Universities are on the frontline in the UK’s battle against Islamic extremism

Mark Field
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People line the streets as the funeral cortege of Fusilier Lee Rigby drives past (Source: Getty)
Mohammed Emwazi, Michael Adebolajo, Seifeddine Rezgui – by all accounts quiet, unassuming individuals until they became ISIL’s celebrity executioner, Lee Rigby’s murderer, and author of the Tunisian massacre respectively. Insofar as any common thread binds this grim trio and all too many other recent terrorists, it is not poverty, deprivation or social isolation, but their youth, university education and rapid conversion to extremist Islamist ideology.

The Prime Minister’s groundbreaking speech on Monday, detailing how government is to tackle such Islamist terrorism, was a clear recognition that this multi-headed hydra will be slain only once the ideology which nourishes it is confronted head-on, in much the same way that both fascism and communism were faced down in the last century.

While the government will be setting out a broader counter-extremism strategy in the autumn, David Cameron’s speech was a uniquely personal collection of conclusions, drawn from five years in high office dealing with this toughest of issues. This made it an especially comprehensive and powerful statement of intent that will see all parts of our community called upon in the fight. Universities will be granted no exceptions.

It is alarming to reflect that many of the highest profile Britons convicted of terrorist offences over the past decade or so have been graduates, whose radicalisation was triggered or developed by activism at university. As Cameron observed, too many young Britons today feel a deep sense of conflict about their identity as they seek to reconcile the culture and ethnicity of their parents or grandparents with the nation in which they have grown up. It is often at sixth form or university that such Britons find themselves most susceptible to radical ideology, which offers bold, definitive and simplistic answers to that conflict, as well as active routes to express their inner discontent. Away from their families for the first time, students are not only more vulnerable to new influences but harder to keep tabs on, particularly in the non-campus environments of the London universities.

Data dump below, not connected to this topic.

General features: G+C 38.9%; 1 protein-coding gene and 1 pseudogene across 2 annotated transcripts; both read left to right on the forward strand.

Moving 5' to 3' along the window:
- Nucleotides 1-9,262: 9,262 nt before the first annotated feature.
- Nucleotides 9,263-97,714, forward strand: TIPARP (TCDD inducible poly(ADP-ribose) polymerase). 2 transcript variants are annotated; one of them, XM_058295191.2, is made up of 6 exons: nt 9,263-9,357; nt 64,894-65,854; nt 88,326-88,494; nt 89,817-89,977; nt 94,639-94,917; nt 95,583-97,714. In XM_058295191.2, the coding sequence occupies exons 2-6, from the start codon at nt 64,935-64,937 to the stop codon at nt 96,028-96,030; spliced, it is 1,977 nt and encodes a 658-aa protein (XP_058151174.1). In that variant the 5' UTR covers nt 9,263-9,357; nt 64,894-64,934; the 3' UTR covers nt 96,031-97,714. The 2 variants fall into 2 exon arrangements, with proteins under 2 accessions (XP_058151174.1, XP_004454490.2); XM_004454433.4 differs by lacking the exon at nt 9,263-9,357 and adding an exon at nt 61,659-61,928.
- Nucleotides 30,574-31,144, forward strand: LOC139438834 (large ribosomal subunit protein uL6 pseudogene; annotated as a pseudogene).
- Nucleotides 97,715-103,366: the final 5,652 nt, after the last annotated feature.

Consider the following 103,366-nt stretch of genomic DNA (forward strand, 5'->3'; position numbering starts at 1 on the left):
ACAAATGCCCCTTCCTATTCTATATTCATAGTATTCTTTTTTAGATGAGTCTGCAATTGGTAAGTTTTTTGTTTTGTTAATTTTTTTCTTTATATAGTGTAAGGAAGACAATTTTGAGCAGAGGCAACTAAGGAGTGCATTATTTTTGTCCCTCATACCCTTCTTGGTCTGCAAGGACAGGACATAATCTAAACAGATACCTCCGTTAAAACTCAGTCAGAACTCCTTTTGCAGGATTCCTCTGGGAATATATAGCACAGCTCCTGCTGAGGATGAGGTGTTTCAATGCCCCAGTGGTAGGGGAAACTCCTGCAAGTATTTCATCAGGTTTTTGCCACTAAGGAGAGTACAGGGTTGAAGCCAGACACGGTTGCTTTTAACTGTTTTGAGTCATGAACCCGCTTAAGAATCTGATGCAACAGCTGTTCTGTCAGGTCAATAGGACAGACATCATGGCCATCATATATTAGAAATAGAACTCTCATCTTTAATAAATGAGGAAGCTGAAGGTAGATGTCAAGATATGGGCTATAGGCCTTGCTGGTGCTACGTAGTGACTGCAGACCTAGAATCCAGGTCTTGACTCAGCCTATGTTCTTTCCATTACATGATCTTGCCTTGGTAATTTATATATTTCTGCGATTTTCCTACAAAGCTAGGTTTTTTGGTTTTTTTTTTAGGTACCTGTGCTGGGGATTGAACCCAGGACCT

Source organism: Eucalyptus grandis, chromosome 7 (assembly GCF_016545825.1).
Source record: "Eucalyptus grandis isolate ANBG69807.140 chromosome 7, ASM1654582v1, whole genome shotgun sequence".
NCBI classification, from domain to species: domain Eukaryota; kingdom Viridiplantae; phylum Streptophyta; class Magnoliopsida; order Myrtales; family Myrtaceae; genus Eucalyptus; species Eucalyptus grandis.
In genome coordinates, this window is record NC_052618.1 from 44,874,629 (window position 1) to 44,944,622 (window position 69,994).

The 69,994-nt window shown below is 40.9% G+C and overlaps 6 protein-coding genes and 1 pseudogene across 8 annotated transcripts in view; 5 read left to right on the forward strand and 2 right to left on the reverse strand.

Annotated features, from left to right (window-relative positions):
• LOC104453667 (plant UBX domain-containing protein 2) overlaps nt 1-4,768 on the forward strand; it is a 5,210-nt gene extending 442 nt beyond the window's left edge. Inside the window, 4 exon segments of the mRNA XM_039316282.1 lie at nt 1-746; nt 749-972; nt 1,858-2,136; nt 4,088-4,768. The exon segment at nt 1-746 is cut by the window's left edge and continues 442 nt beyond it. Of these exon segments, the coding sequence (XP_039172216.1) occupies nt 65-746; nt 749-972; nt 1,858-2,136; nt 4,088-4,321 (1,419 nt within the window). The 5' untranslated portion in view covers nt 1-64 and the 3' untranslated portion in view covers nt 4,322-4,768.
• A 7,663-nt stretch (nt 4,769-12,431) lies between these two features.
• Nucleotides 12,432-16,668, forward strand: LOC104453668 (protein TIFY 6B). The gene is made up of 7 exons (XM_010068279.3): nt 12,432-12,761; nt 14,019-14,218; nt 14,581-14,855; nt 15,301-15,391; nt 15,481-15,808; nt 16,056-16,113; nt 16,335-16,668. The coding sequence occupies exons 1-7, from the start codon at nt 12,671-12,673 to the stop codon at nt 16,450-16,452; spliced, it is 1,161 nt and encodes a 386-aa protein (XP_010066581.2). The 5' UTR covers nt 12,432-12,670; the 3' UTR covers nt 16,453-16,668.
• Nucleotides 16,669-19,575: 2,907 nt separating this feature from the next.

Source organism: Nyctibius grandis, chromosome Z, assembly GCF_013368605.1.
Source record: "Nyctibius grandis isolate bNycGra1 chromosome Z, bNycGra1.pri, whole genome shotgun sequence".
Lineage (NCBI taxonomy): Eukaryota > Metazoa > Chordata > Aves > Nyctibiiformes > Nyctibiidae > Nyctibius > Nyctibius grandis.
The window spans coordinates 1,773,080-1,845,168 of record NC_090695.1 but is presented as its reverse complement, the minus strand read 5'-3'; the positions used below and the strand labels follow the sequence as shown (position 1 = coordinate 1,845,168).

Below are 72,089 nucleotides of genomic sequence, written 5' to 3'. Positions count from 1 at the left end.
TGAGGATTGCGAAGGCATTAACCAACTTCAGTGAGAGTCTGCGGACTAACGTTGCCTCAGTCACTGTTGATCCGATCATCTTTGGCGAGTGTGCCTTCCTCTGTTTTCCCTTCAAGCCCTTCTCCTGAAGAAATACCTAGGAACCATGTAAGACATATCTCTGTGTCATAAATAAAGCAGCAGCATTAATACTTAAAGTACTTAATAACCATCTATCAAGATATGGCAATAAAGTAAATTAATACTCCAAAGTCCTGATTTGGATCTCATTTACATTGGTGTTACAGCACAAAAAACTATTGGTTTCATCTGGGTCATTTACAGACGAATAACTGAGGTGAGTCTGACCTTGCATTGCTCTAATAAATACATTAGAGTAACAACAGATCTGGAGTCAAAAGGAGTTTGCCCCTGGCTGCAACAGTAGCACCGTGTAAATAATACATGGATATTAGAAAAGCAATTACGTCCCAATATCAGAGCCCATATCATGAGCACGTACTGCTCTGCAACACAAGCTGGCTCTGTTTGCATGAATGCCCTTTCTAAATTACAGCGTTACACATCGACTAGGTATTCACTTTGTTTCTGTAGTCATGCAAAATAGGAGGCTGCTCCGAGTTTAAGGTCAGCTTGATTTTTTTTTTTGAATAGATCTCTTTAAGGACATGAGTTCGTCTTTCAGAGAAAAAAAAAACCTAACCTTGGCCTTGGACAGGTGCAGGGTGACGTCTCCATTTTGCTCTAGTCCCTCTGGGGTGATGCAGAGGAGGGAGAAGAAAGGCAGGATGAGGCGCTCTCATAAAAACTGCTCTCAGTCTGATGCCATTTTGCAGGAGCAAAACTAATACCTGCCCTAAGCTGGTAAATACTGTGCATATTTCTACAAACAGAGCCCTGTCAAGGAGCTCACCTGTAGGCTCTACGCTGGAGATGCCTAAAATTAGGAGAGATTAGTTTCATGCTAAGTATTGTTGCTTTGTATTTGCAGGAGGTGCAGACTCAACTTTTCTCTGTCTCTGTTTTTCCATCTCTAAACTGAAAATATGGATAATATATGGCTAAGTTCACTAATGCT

So it is small wonder that students have been targeted by extremist Islamist organisations wishing to extend their vision for a caliphate, all too often via infiltration of university Islamic societies. Between the 1970s and the turn of the century, the growth and flourishing of Islamic societies on campus was typically funded by money from Saudi Arabian sources, generally supportive of the fundamentalist Wahhabi strain of Salafism. The default setting for most university authorities has been to turn a blind eye to the activities of these groups – whose umbrella organisation has until recently had close ties to the Muslim Brotherhood – unless actual violence has been invoked. Meanwhile, radical preachers invited to speak at college events organised by these societies seem only to fall foul of university rules when views objectionable to women’s or gay rights groups are espoused.

The government has expended a great deal of political capital removing some of the most notorious hate preachers from the UK and trying to expunge radicals from mosques. It should come as little surprise if our universities, especially here in the capital, now find themselves at the forefront of efforts to do the same on campus. Cameron has underlined his commitment to free speech and the proud university tradition of encouraging open debate. But he equally exposed university authorities’ passivity, challenging them to treat extremist Islamist preachers with the same distaste that might be reserved for neo-Nazi speakers on the extreme political right.

At the start of this year, plans to oblige higher education establishments and student bodies to vet outside speakers for potentially extremist views were dropped amid coalition tussles. But emboldened by an overall Conservative majority, it may be that the government now returns to this proposal in the autumn. Not that obliging universities to take a sterner stance under the law will necessarily be the answer. Indeed, the internet risks neutering any new legislation designed to tackle radicalisation on campus. Fundamentalist Islamic preachers may in future, as a matter of course, be banned from our universities, but often their message of ideological purity, division or hate may have already radicalised young, impressionable minds online.

Virtually all UK immigrant communities instinctively appreciate the key importance of education to social mobility, aspiration and economic progress. This is in stark contrast to much of the rest of Europe, where immigration and lack of educational attainment go hand in hand. Paradoxically, the UK’s relatively strong record of integration in education has spawned a new set of headaches for our already beleaguered university authorities. The government has given clear notice that it now expects them to administer a much more robust antidote.

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